The 2019 lawsuit Weingarten v. DeVos, filed by AFT President Randi Weingarten, the AFT and eight other plaintiffs against then-Education Secretary Betsy DeVos and the Department of Education, was settled Oct. 12.

At the root of the lawsuit was holding DeVos and the Department of Education accountable for “gross mismanagement” of the Public Service Loan Forgiveness program, which was established under the College Cost Reduction and Access Act of 2007.…

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Holloway talk to close Chronicle’s interview series

A conversation with Rutgers University President Jonathan Holloway on Oct. 18 will close out The Chronicle of Higher Education’s Leadership Interview Series.

In his talk with The Chronicle’s Fernanda Zamudio-Suarez, Holloway is expected to discuss how he’s navigated race-related issues on campus as Rutgers’ first black president and what he’s learned being a university president during a pandemic.…

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Putting movement into classroom learning

Incorporating physical activity into classrooms “isn’t just good for kids’ bodies, it’s also a powerful tool for improving learning and focus and reducing classroom management issues,” write former teacher Stephen Merrill and journalist Sarah Gonser for Edutopia.

“There are many smart, innovative ways to build movement into lessons,” they add, and among their examples is something called basketball math.…

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AFT gives Share My Lesson a refresh

The online resource Share My Lesson has been relaunched, and the updated version “reflects what educators, school staff and families truly need to help all students thrive — socially, emotionally and academically,” said AFT President Randi Weingarten.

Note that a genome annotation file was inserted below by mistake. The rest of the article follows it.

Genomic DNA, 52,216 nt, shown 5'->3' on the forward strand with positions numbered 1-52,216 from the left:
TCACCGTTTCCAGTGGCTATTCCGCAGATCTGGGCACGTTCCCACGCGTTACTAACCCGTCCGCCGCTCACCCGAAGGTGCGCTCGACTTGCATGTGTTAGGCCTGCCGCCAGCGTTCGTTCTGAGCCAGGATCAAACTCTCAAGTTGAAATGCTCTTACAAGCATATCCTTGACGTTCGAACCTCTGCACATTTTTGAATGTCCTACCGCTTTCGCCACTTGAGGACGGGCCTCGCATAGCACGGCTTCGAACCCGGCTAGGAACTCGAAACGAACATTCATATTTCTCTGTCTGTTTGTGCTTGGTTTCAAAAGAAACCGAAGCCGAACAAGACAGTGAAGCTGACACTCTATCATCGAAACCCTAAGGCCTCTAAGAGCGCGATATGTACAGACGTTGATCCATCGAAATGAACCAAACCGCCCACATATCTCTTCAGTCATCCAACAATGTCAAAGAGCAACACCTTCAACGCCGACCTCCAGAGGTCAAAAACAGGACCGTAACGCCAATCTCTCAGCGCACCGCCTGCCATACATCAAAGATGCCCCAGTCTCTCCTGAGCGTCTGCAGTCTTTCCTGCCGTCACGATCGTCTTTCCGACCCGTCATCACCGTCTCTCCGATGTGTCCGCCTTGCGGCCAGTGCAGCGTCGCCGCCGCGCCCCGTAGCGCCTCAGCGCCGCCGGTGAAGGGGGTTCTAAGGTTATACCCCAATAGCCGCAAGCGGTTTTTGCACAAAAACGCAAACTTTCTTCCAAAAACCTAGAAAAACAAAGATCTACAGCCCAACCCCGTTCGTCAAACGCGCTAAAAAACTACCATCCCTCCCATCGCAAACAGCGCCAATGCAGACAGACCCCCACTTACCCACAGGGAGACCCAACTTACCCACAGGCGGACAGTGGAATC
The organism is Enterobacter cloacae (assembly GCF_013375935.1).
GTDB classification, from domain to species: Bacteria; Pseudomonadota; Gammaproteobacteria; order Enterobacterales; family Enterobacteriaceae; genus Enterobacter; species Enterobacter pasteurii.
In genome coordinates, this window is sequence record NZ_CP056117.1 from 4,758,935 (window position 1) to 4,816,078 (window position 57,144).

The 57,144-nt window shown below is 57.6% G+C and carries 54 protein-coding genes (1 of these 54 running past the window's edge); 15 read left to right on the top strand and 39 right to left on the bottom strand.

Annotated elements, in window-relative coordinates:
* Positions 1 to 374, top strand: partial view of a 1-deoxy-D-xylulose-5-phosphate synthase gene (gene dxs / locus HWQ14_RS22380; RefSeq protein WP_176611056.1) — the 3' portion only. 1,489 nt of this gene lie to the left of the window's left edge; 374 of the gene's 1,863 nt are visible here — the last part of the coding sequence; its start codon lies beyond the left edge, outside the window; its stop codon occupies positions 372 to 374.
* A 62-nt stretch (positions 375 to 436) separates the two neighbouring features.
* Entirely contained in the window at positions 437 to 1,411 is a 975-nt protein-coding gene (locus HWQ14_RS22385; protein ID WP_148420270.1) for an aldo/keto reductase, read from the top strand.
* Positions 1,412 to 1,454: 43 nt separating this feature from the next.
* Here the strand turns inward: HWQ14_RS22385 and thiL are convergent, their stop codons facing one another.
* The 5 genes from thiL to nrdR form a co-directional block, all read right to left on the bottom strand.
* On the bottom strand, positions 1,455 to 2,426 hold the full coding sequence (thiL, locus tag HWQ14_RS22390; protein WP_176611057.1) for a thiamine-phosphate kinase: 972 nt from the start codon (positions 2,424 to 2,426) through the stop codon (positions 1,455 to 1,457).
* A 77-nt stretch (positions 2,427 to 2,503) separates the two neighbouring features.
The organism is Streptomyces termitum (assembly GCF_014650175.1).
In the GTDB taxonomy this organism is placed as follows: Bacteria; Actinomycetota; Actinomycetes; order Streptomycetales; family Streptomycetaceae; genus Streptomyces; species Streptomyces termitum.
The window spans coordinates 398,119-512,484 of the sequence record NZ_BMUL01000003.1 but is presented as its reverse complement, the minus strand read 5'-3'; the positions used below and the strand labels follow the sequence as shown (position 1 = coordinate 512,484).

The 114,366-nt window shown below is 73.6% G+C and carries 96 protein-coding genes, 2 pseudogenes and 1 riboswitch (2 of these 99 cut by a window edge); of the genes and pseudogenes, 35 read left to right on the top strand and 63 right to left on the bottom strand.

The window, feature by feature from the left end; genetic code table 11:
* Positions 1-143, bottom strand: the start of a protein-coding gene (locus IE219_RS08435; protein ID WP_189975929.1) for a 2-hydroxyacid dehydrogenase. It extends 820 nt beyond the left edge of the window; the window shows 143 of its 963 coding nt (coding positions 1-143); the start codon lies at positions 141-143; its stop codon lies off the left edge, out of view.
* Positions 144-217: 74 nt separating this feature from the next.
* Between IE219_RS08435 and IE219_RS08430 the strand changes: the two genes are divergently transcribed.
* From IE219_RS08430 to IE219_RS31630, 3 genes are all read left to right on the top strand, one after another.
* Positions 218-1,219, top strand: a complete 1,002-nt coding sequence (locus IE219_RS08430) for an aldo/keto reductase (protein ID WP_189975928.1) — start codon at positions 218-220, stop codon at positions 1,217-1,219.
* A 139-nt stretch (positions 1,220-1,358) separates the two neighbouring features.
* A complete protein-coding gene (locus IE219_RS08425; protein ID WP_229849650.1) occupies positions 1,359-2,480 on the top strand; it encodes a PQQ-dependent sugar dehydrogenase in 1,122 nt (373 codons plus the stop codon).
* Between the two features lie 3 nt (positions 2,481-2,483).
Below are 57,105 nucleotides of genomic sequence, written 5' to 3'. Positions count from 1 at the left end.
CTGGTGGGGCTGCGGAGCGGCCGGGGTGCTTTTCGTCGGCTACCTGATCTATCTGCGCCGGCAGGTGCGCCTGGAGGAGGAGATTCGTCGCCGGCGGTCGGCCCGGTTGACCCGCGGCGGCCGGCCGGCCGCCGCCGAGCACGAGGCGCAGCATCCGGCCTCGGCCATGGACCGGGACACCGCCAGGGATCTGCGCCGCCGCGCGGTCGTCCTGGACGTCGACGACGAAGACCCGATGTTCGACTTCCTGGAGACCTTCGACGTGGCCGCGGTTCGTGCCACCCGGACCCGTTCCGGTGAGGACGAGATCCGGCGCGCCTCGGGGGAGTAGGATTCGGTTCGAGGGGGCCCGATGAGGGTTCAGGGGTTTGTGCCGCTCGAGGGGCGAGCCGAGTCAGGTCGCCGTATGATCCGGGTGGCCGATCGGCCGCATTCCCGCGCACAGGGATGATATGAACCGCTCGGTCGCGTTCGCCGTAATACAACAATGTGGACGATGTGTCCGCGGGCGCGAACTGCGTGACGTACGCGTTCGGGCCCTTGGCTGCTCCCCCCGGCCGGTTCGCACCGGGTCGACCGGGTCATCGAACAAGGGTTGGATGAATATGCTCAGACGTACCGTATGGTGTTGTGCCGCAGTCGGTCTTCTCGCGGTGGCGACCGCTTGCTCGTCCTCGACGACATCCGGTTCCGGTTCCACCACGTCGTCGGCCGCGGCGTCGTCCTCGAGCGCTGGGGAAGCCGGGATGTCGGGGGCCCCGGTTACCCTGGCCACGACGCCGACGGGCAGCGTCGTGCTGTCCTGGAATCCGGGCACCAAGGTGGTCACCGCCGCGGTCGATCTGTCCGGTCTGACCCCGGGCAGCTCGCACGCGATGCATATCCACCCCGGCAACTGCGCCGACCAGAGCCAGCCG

“As I travel around the country, I see firsthand how our students are returning with immense needs — including a need to prioritize social-emotional learning and learning recovery,” Weingarten said.…

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Free lessons available for Indigenous Peoples Day

Oct. 11 is Indigenous Peoples Day, and there are myriad free resources available online suitable for the classroom.

AFT’s Share My Lesson has more than 60 resources covering American Indian ways of life, arts and more. As part of its Native Knowledge 360 Education Initiative, the National Museum of the American Indian offers a Teaching & Learning About Native Americans FAQ that covers terminology, laws, reservations, tribal sovereignty, mascots and other topics.…

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Garland launches effort to address school threats

In a one-page memo dated Oct. 4, U.S. Attorney General Merrick B. Garland has directed the FBI and U.S. Attorneys’ Offices to meet with law enforcement nationwide to “facilitate the discussion of strategies for addressing threats against school administrators, board members, teachers, and staff” within 30 days.

“Those who dedicate their time and energy to ensuring that our children receive a proper education in a safe environment deserve to be able to do their work without fear for their safety,” he wrote.…

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New law protects N.J. workers from age discrimination

Gov. Phil Murphy on Oct. 5 signed A681, which provides protections to New Jersey workers who are age 70 and older.

“The legislation closes a loophole that allows governmental employers require an employee to retire when he or she reaches a certain age,” Murphy said during the virtual signing. “The legislation I’m signing would eliminate a law allowing higher education institutions to require tenured employees to retire when they turn 70.”…